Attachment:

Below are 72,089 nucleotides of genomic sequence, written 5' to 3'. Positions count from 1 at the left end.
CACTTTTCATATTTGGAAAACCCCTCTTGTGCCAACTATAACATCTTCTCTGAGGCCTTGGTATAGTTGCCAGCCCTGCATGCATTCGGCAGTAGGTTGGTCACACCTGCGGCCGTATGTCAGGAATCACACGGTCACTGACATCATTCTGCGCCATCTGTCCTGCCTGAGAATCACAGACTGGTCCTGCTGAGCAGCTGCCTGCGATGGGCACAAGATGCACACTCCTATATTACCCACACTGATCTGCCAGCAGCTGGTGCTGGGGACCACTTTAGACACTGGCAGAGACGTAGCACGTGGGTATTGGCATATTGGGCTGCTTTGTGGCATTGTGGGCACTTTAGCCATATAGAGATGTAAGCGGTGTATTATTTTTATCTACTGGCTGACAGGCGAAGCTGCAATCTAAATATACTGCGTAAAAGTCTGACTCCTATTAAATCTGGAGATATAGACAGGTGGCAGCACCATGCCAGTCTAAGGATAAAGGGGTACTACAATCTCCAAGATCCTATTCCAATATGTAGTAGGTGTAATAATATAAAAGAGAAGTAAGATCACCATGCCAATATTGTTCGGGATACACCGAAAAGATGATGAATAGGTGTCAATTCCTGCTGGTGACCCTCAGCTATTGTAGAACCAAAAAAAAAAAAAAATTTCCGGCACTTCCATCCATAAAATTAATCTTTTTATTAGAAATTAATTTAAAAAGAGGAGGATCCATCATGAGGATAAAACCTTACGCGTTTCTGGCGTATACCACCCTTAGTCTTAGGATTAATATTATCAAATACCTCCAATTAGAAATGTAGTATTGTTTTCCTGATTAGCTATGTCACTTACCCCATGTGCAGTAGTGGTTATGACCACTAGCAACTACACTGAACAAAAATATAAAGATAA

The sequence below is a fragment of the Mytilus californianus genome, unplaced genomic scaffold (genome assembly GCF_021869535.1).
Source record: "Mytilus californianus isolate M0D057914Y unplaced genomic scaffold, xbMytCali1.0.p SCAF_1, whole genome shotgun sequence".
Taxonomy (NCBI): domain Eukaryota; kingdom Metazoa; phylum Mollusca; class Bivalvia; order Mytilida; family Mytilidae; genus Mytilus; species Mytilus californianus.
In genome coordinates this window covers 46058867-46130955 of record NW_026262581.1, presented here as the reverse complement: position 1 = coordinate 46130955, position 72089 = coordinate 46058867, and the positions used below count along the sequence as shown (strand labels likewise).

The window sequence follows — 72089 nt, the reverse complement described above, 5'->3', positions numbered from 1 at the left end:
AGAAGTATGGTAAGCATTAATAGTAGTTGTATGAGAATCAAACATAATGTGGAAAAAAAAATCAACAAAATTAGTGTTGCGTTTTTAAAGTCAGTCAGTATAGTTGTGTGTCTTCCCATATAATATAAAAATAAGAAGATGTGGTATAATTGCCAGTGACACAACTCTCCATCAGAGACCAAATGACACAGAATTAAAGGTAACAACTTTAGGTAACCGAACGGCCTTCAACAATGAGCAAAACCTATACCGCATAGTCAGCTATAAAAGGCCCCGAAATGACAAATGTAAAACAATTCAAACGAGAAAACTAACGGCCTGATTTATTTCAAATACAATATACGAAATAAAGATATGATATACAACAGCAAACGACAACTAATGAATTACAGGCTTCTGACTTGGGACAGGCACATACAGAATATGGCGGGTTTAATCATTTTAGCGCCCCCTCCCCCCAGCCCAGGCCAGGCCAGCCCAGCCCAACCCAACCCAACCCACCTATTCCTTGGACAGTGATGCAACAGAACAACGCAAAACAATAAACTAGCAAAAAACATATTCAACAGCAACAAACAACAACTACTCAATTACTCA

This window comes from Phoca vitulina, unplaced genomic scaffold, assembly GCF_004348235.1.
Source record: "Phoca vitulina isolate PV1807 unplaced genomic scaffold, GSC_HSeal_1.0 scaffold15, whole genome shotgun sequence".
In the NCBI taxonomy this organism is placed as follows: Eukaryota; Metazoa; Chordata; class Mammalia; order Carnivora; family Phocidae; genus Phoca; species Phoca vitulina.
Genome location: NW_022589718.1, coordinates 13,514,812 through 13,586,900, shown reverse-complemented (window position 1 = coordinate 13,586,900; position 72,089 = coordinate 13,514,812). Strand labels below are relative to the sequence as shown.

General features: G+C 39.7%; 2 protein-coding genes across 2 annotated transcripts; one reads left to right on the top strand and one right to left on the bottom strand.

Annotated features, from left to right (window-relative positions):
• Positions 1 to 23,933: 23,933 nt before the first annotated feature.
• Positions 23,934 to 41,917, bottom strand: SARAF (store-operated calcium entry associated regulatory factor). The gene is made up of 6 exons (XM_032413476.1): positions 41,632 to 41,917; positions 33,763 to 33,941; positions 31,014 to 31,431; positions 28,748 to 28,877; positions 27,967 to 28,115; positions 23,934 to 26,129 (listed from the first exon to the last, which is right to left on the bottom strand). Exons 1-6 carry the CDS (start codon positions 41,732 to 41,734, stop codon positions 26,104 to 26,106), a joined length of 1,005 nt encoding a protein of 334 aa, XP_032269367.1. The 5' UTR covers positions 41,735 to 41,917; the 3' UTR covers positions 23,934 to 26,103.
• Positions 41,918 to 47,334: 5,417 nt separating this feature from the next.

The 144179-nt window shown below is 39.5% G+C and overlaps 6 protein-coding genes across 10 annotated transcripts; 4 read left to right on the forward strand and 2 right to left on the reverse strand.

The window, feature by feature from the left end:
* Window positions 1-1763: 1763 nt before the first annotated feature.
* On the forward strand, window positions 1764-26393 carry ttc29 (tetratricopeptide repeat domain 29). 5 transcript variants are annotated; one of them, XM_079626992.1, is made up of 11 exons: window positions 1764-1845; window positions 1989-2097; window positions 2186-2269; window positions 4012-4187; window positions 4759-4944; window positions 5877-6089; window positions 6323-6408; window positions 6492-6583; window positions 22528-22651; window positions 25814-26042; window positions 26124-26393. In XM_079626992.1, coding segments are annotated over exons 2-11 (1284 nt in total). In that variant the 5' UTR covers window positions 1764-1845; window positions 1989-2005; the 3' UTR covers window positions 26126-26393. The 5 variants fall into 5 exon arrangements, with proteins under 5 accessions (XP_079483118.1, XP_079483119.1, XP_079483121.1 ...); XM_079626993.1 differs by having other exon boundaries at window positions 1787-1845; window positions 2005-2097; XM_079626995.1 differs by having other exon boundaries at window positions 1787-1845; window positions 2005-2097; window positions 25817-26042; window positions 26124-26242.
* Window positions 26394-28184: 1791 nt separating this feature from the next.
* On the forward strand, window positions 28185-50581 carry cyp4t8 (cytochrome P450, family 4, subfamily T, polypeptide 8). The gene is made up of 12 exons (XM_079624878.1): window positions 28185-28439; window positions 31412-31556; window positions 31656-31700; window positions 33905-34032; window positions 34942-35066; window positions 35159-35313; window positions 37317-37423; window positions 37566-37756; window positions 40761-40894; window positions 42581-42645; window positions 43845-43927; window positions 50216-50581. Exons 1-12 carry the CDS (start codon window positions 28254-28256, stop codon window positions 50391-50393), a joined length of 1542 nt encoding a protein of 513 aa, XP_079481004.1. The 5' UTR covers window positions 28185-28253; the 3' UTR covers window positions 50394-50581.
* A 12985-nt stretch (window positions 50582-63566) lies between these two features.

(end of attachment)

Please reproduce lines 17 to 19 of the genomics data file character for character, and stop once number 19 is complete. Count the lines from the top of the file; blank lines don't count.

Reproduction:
• Positions 41,918 to 47,334: 5,417 nt separating this feature from the next.

The 144179-nt window shown below is 39.5% G+C and overlaps 6 protein-coding genes across 10 annotated transcripts; 4 read left to right on the forward strand and 2 right to left on the reverse strand.

The window, feature by feature from the left end: